Sadly, many of us no longer have our father with us—for any number of tragic reasons. If our human fathers are no longer with us, we need not fear. God, our perfect, heavenly Father is always with us. He loves us so much that He became one of us. He showed us what life looks like without sin. He sent his only Son to us to protect us from our enemies and to teach us how we can purify our hearts and our minds. He sent his Holy Spirit to continuously and gently lead us back to him. He sacrificed himself, and willingly died so that we might learn what true, life-giving love is.

Today, let us thank God for planting the seeds of faith within us. Let us thank our earthly fathers for tilling the soil of our souls and nurturing the seed of faith as it grows in us. Finally, let us make a conscious decision to do everything we can to nurture the seed of faith in our hearts and in the hearts of others by living virtuous lives, virtuous lives in which we seek the will of God and do it.

Note: Into the Breach is an excellent apostolic exhortation written by Bishop Olmstead of Phoenix. I read it in preparation for this homily. While I did not directly quote it, it was influential in the development of this homily.

Today’s Readings:
June 17, 2018
11th Sunday of Ordinary Time, Year B (USA: Father’s Day)
Ezekiel 17:22-24; Psalm 92:2-3, 13-14, 15-16; 2 Corinthians 5:6-10; Mark 4:26-34

Reflection for Pentecost

Every year on Pentecost, we hear about the noise and the wind rushing upon all those gathered with the apostles. We hear of the tongues that appeared as fire resting upon each of them. We are told that this is the Holy Spirit. Paul tells us that nobody can say Jesus is the Lord except through the Holy Spirit. Jesus tells us that he will send his Spirit among us, and through the Power of the Spirit gives the apostles the ability to forgive and retain sins.

These are all amazing things. I have just one question for us all: who is the Holy Spirit to me?

The Holy Spirit rushes upon us in each of the Sacraments, especially Baptism and Confirmation, and He dwells within us. If the Spirit is living inside of us, then shouldn’t we have a relationship with Him? Should we not know him as more than simply the Third Person of the Most Holy Trinity? Isn’t it insufficient to think of Him as a little dove who hangs around God the Father and God the Son, who are depicted as men with impressive beards in artwork?

Who is the Holy Spirit to me?

I like to go back to the images from today’s first reading. First, the tongues that appear as fire. I can’t help but to think of the Sacrament of Confirmation when I read that portion of the story. The tongues of fire, which represent the Holy Spirit living inside, are like the pilot lights on a water heater or a furnace. They get things moving, but they must be given fuel, and they cannot heat the water or the air on their own. The Holy Spirit, to me, is like the pilot light and the fuel. What does that make me? That makes me the guy who controls the on/off switch for the burners. If I accept the gifts that the Spirit gives me, it is like turning on the switch, allowing the fuel to flow, warming the water or the air. If I do not accept these gifts, by sinning—it does not matter whether it is mortal or venial—then I turn the switch off. The graces that the Holy Spirit wishes to give me to fuel the fire of love within my soul are unused.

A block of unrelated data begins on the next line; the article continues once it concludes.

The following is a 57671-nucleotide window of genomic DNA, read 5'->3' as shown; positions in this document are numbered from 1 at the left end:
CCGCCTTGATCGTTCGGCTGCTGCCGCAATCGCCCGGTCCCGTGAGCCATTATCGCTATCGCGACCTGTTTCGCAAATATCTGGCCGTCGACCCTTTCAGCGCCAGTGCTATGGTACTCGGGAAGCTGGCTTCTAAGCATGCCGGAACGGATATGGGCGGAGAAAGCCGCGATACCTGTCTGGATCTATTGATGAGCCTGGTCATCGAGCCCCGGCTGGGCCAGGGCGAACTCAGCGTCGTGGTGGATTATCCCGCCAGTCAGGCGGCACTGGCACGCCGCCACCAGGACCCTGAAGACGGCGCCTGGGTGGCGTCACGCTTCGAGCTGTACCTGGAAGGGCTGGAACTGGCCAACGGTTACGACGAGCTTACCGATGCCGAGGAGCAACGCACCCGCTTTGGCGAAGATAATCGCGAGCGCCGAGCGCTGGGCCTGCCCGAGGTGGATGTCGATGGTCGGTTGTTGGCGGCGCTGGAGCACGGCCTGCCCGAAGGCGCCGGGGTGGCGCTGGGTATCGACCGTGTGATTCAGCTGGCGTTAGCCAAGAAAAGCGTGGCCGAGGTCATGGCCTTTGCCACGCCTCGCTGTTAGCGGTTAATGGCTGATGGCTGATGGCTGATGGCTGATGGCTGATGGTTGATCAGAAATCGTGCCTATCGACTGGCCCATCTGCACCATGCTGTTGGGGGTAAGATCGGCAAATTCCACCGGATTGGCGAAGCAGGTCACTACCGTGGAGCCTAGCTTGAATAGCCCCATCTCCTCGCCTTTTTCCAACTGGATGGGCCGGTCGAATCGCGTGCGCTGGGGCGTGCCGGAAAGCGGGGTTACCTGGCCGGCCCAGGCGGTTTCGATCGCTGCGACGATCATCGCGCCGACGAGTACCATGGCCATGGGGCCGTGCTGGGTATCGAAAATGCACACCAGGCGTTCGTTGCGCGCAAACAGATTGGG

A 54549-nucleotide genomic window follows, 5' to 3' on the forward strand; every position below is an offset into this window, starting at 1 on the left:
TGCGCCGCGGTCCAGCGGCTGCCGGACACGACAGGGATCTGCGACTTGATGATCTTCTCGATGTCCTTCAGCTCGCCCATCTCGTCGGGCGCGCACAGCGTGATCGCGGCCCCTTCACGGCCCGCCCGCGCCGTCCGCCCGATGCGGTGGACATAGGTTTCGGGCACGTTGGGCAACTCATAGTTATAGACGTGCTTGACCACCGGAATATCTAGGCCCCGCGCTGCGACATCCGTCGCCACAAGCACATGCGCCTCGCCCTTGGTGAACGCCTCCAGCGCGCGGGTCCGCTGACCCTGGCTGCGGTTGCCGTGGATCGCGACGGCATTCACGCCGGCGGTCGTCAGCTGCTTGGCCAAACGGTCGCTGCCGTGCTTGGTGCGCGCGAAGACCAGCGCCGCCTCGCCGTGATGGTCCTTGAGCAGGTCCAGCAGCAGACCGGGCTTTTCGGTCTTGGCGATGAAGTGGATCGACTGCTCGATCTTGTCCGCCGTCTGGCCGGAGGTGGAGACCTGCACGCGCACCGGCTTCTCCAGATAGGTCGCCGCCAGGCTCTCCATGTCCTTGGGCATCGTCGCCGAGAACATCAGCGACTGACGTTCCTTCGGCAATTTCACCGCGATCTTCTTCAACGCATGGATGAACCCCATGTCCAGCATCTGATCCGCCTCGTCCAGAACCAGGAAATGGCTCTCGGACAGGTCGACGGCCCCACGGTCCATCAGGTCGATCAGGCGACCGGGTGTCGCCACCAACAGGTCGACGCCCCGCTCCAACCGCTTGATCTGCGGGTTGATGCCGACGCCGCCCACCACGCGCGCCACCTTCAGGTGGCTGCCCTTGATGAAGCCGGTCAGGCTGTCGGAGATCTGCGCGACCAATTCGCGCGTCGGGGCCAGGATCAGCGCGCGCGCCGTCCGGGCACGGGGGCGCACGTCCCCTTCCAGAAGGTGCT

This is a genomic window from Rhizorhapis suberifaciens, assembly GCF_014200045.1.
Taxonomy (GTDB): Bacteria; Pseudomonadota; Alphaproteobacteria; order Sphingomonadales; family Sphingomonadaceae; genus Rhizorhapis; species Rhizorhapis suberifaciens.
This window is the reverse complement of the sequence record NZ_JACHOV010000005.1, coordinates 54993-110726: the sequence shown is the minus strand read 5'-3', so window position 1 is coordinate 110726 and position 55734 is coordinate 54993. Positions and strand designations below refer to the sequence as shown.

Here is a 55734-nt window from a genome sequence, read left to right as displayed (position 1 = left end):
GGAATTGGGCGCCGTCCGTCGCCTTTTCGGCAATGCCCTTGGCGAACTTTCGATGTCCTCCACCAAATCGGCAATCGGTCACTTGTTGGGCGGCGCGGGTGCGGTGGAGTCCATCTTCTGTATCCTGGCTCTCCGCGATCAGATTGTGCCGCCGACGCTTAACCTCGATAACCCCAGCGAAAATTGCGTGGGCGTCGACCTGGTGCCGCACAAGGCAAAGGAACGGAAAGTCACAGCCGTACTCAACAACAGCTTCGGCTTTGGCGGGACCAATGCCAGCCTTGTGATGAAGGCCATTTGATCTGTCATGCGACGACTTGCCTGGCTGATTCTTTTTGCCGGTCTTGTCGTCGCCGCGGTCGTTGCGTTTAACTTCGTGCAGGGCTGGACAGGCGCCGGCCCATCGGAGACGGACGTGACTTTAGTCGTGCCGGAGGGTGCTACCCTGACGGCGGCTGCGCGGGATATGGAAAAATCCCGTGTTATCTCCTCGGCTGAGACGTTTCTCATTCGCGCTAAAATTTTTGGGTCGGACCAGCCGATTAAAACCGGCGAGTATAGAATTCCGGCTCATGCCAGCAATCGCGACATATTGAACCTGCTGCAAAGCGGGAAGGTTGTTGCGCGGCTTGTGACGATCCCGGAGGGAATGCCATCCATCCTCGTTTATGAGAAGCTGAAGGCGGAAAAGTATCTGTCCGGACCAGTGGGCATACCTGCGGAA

The Holy Spirit, to me, is the source and the reason for all the love that I have for God. If I did not have the Holy Spirit assisting me, daily, I would not be able to love God. Going back to my image of the water heater: sometimes the water gets too hot, and so the water heater will turn off. With love for God, however, this is not the answer. A soul on fire with love for God is a beautiful thing to witness, and it must not be turned down. In fact, we should turn the switch on even higher. We may think it is too much, but the Holy Spirit helps us to be strong, to be daring enough to enter into this burning love for God.

The image of the noise and power of the wind rushing upon the apostles and their companions reminds me that the Spirit has immense power. The Bible uses images such as the waves of the sea or the rushing of the wind to depict God’s immense power over all things. When we recognize that the Holy Spirit has this incredible power, and that He is the one urging us to enter into the burning fire of God’s love, we should know that we are safe. The Spirit will protect us from all things—even ourselves—and bring us to a level of joy and love and happiness of which we never could have dreamed.

Who is the Holy Spirit to me?

The Holy Spirit is my friend, who guides me toward Jesus Christ, my Lord. He is my strength, who gives me the graces and energy to follow God down roads I may not want to go. He is the “pilot light” in my soul, always ready to reignite me when my own love for God wavers and flickers. He is my protector, who saves me from the evil one, his minions, the follies of this world, and myself. He is the Third Person of the Most Holy Trinity, who proceeds from the Father and through the Son into this world to assist mankind in blessing, redeeming and sanctifying it.

To me, the Holy Spirit is the One who will take me by the hand and lead me to Heaven, so that I may conquer sin and live forever with God in eternal bliss.

Today’s Readings: Acts 2:1-11; Ps 104:1, 24, 29-30, 31, 34; 1 Cor 12:3b-7, 12-13; Jn 20:19-23